Kinross Prisoner Becomes First In State To Test Positive For COVID-19

The first Michigan prisoner has tested positive for the disease caused by the novel coronavirus, a spokesman confirmed Monday. 

The man was incarcerated at Kinross Correctional Facility, which houses minimum- and medium-security prisoners in Chippewa County.

Michigan Department of Corrections spokesman Chris Gautz said the man has not been at the Upper Peninsula prison since March 11, when he was transported to a hospital for treatment of a medical condition. After a week, the man was transferred to a larger hospital in northern lower Michigan, where Gautz said the man was placed on a floor with members of the public who had symptoms of COVID-19. 

The man was tested by the hospital March 17. For unknown reasons, Gautz said the man’s sample wasn’t sent to a lab until three days later. Department officials learned of the test results Sunday, Gautz said. 

The man remains hospitalized until physicians clear him for release to MDOC. Then he will continue his recovery in an isolation room at the department’s Duane Waters Health Center in Jackson, Gautz said. 

Gautz said it was his understanding that the prisoner, who has underlying health conditions, did not show symptoms of COVID-19 while at Kinross Correctional Facility. The prison has a population of roughly 1,550, and the man was housed in a minimum security, 320-bed section of the prison that’s separate from the main area of the facility. 

The department on Sunday began reaching out to staff at Kinross and Chippewa correctional facilities who supervised the prisoner while hospitalized. Those employees are advised to self-quarantine for 14 days after their last contact with the prisoner. 

Gautz said the department is determining whether any prisoners at Kinross will need to be quarantined. He said each facility has designated an area where prisoners in quarantine can be isolated if needed. 

In an attempt to keep the virus outside prison walls, the department suspended visits at all of its 29 facilities March 13, a move that halted visits from loved ones, face-to-face college courses, volunteer-led programs and some contracted programming. 

The department has been screening staff who report to work inside prisons and others who are still permitted to enter the facilities, such as attorneys.

Three MDOC employees had tested positive for COVID-19 as of Monday.

The department over the weekend confirmed that an employee at Thumb Correctional Facility in Lapeer tested positive. Officials have not specified the person’s job, saying that releasing that information would narrow down who the employee might be and would violate federal health privacy laws.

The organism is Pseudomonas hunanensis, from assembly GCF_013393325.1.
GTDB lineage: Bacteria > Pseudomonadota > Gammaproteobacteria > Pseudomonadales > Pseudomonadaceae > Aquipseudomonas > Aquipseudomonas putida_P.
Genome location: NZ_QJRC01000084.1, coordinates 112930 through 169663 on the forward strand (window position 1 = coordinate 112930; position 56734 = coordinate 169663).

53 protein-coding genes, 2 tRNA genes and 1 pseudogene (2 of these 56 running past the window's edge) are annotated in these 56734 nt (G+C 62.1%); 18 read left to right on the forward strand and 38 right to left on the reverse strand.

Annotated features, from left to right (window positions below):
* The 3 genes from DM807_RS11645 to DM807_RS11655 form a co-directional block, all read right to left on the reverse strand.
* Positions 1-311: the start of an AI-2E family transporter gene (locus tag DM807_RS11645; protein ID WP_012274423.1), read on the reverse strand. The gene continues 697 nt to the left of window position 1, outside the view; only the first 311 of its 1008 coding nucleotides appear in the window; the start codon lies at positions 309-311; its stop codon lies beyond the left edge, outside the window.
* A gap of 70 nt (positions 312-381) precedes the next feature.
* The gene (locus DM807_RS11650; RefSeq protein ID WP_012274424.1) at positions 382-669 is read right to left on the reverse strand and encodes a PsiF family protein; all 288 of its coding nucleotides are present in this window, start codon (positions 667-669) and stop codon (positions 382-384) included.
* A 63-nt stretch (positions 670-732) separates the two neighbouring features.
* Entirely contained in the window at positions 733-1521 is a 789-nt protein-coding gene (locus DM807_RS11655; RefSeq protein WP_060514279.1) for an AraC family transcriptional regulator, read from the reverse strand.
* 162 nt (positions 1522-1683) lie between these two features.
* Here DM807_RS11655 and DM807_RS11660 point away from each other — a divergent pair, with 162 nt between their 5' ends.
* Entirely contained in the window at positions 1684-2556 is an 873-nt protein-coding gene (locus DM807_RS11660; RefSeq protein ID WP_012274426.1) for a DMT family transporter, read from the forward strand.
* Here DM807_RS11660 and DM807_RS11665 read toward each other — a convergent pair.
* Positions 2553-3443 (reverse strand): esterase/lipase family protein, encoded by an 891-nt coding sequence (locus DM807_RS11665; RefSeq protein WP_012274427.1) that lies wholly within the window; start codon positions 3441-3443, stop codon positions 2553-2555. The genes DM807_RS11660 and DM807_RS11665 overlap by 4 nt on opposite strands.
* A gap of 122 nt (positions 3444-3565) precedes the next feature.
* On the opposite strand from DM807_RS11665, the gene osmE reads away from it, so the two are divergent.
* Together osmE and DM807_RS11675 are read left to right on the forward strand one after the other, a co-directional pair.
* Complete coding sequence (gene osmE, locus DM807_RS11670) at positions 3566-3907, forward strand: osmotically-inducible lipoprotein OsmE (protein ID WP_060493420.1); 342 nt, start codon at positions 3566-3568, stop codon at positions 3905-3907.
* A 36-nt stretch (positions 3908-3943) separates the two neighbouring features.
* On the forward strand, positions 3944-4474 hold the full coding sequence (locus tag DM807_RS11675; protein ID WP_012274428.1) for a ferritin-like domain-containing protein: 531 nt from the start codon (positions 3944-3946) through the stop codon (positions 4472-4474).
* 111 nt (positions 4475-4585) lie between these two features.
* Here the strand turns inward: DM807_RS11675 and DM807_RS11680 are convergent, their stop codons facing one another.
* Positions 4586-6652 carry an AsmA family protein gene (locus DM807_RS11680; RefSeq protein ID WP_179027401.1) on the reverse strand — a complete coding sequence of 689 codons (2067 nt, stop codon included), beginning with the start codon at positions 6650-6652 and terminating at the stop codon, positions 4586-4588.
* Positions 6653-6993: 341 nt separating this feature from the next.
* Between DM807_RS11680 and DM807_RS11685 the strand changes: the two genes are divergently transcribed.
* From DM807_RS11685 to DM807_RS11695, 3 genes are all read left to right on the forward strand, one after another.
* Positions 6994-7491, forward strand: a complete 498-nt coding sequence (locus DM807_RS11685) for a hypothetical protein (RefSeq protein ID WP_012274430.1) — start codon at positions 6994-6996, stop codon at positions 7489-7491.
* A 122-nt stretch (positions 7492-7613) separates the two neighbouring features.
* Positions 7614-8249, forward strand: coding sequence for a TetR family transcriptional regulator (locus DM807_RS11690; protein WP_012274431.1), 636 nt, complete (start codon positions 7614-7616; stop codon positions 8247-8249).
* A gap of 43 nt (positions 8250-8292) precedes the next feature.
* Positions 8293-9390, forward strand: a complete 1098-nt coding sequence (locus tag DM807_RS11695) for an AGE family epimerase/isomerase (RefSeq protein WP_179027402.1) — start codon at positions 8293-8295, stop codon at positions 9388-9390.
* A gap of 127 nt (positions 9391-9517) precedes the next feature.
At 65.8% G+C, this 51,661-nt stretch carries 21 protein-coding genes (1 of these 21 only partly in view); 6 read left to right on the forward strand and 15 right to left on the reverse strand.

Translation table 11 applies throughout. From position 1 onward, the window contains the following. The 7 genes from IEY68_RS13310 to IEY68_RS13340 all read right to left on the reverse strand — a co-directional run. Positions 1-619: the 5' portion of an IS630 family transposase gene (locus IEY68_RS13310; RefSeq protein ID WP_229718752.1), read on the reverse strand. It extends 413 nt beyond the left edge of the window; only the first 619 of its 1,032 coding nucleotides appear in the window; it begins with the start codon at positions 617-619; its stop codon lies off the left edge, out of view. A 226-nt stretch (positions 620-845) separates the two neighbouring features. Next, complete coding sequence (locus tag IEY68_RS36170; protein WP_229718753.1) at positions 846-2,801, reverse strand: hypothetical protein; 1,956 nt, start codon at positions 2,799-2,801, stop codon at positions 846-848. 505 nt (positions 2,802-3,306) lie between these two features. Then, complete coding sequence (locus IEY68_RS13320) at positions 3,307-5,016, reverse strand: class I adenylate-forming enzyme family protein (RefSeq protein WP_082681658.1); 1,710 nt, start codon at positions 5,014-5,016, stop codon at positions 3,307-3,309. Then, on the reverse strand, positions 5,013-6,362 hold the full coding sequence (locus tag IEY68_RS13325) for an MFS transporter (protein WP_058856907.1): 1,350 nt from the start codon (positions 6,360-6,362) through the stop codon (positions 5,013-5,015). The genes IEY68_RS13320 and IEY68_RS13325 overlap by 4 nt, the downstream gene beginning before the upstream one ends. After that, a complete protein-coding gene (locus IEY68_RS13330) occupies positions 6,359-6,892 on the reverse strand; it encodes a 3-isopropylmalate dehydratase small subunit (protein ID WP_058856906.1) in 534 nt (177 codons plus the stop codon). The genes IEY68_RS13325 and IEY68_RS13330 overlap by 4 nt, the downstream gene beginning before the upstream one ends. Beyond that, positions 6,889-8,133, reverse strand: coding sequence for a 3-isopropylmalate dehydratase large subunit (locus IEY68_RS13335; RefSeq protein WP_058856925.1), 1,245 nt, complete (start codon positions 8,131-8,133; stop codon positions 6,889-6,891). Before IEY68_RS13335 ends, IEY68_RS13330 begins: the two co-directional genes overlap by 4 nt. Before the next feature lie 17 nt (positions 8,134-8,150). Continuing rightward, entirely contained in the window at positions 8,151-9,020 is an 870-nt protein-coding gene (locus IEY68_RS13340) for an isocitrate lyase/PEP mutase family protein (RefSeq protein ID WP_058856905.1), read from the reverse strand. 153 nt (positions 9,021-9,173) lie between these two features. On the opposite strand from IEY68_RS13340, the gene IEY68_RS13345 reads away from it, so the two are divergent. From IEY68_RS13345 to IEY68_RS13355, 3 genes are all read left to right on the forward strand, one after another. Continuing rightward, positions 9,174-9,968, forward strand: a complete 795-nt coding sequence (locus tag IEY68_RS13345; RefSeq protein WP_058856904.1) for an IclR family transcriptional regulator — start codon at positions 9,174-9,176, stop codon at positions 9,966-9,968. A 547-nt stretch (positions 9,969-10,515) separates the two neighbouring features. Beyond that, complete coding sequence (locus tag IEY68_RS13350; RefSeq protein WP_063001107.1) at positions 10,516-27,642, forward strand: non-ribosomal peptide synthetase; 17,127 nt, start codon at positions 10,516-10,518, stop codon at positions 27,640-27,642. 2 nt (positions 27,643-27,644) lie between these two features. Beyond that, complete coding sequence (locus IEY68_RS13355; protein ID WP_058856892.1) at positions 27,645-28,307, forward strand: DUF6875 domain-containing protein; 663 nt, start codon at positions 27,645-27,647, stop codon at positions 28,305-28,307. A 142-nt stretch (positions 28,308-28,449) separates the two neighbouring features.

The other positive tests last week involved two staff who don’t work in facilities that house prisoners. One is an employee at the Detroit Detention Center — which holds people arrested by the Detroit Police Department before their arraignment — and the other is a Jackson County probation agent. 

The number of prisoners who have been tested for the coronavirus wasn’t immediately available Monday. The department said facility health care staff meet with prisoners who show symptoms of COVID-19. When a prisoner meets the criteria for testing, the department seeks permission from the county health department to use a test kit. Gautz said the department has several hundred tests. The department is waiving co-pays for prisoner testing. 

Byron Osborn, president of the Michigan Corrections Organization union representing corrections officers, said members are worried about the need to keep the virus out of the state prison system.

“We’re trying not to be critical because we know their intentions are good and their protocols have been put in place, yet it’s problematic because it feels like they could have tightened down some of these measures a little bit more and a little bit sooner,” Osborn said.

For example, transfers of prisoners from one facility to another should have been halted sooner, Osborn said.

Gautz said the department has implemented changes to minimize close personal contact inside the prisons, such as transitioning staff meetings to conference calls and limiting the number of prisoners who go to meals at one time. He said officials are updating employees, prisoners, advocates and lawmakers of those changes. 

“There’s a lot of things that we are doing to help prevent the spread, and understandably, we know that families are nervous in this time as well as the families of our staff members and our staff member themselves,” Gautz said. “So what we’ve tried to do is take every step that we can and do everything that we can to communicate that.”

The news of the first prisoner to test positive comes as advocacy organizations are raising concerns about incarcerated individuals being at increased risk for COVID-19, saying that social distancing is impossible behind bars. Groups are calling for the department to release prisoners already approved for parole, and a petition created last week urges Gov. Gretchen Whitmer to commute the sentences of long-serving elderly prisoners and those who are chronically sick. 

Source: Detroit Free Press

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